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Graphics Card Blues
Posted By On July 20, 2007 @ 2:38 PM In Hardware & Peripherals | No Comments
Have you ever tried to play a game or use software that involves a lot of graphics or anything of the sort, only to get a pop up message telling you that you need to lower your screen resolution? Or, maybe even lower your color quality. Either way, if you have, you probably find this extremely annoying, am I right? Well, this pop up can happen for a number of reasons. Today, I will talk about the top three reasons and I’ll also give you some hints on how you can fix the problem yourself.
The first cause of this could be that your graphics card cannot handle such a high screen resolution, color quality or both. Most users who use Windows have their screen resolution set to 800×600, 1024×768 or something relatively close. If you have accidentally set it to something higher, your graphics card may not be able to handle all of that very well. The same goes for the color quality. Most people have it set to a good quality, but some just have it too high. This is one reason why you keep getting that darned old pop up! The way to fix this is very simple though. Here’s how:
Simply right click on your desktop and select Properties.
Once you have the Properties window open, select Settings. You will see a screen that looks similar to this screenshot:
That is how I have my computer set up. This is where you can change the screen resolution and color quality if you need to. I would try this method out by setting the resolution and quality to the lowest possible settings. Once you do, make sure you click Apply and then see if your program works. If it does, great! If not, stay calm. There are a couple other things you can try.
The second thing that could stop your program from running correctly is that you don’t meet the system requirements needed. I know many programs require you to have a certain amount of RAM memory and whatnot, but some programs need you to have a certain amount of video memory as well. Check the program and see if it lists the system requirements for graphics. If so, the way to check and see if you meet those requirements is rather simple:
Go to Start, Run and type “dxdiag” (without the quotes) into the box.
Once you have made it this far, hit OK. Another window will pop up and look very similar to this:
Click Display at the top and it will turn to a page that will look somewhat like this:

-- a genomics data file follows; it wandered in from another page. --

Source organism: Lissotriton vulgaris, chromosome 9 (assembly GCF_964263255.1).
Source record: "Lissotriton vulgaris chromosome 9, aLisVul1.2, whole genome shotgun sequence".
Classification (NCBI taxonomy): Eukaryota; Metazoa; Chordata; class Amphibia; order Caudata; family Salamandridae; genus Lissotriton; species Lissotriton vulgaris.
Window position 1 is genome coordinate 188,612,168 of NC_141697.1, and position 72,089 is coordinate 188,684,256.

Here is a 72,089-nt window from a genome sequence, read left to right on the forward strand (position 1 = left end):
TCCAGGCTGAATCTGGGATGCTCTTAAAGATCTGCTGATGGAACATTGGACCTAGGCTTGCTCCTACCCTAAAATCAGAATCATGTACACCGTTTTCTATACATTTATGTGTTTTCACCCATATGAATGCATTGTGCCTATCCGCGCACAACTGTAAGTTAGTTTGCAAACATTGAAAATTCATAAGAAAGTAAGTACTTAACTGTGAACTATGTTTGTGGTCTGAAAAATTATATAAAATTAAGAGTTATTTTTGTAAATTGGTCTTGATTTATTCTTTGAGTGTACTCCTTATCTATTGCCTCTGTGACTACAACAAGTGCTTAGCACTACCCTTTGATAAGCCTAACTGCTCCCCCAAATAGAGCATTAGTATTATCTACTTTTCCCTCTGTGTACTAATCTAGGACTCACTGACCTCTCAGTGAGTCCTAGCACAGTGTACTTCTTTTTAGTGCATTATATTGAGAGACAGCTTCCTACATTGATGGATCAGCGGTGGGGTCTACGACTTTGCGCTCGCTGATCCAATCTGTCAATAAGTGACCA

If your page doesn’t include too much information inside the Device area, skip to possible solution number 3. If your page does show plenty of information, look to where it says Approx. Total Memory. If this is lower than what your program requires, you are going to have to take some extra steps. You will need to go to a computer store and ask if they have video cards that meet your requirements. Usually, a good computer store will even install them for you. After this is done, you should be able to run the program. If not, please proceed to the next solution.
The third solution is one that many people will have to use if you just upgraded to a different operating systems, rebooted your computer completely or just fired up a brand new computer that hasn’t been updated with drivers.
The easiest way to update your drivers it to follow part of the process in the second solution above. Go to Start, Run and type “dxdiag” into the box. Then click Display. You will once again see the screen that should have all your information on it. If it doesn’t, you will probably need a driver update. This is a very simple procedure though, so don’t panic!
Look in the box that says Drivers. This is the place that should have your information. It might not have a lot, but it should have some. The main place to look for your information is in these highlighted areas:
If there is any information under the Main Driver option, put that and the words “driver download” into the Google search engine (or whatever search engine you like to use).
Click on a result that looks promising. Follow the steps provided and eventually, you should be able to download a driver for your graphics card. Drivers vary from manufacturer to manufacturer and they download differently from different Web sites, so just keep trying to find one. Once downloaded, you will need to let the Install Wizard run. Once the wizard has run, if you do the whole “dxdiag” part one more time, you should see a whole lot of information that wasn’t there before. If not, contact your computer manufacturer or if possible, the company that manufactured your graphics card. They will be able to give you the drivers that are most up to date. I hope this tip helps all of you who are in need of getting that one special program to run. Good luck!
~ Dylan Essing
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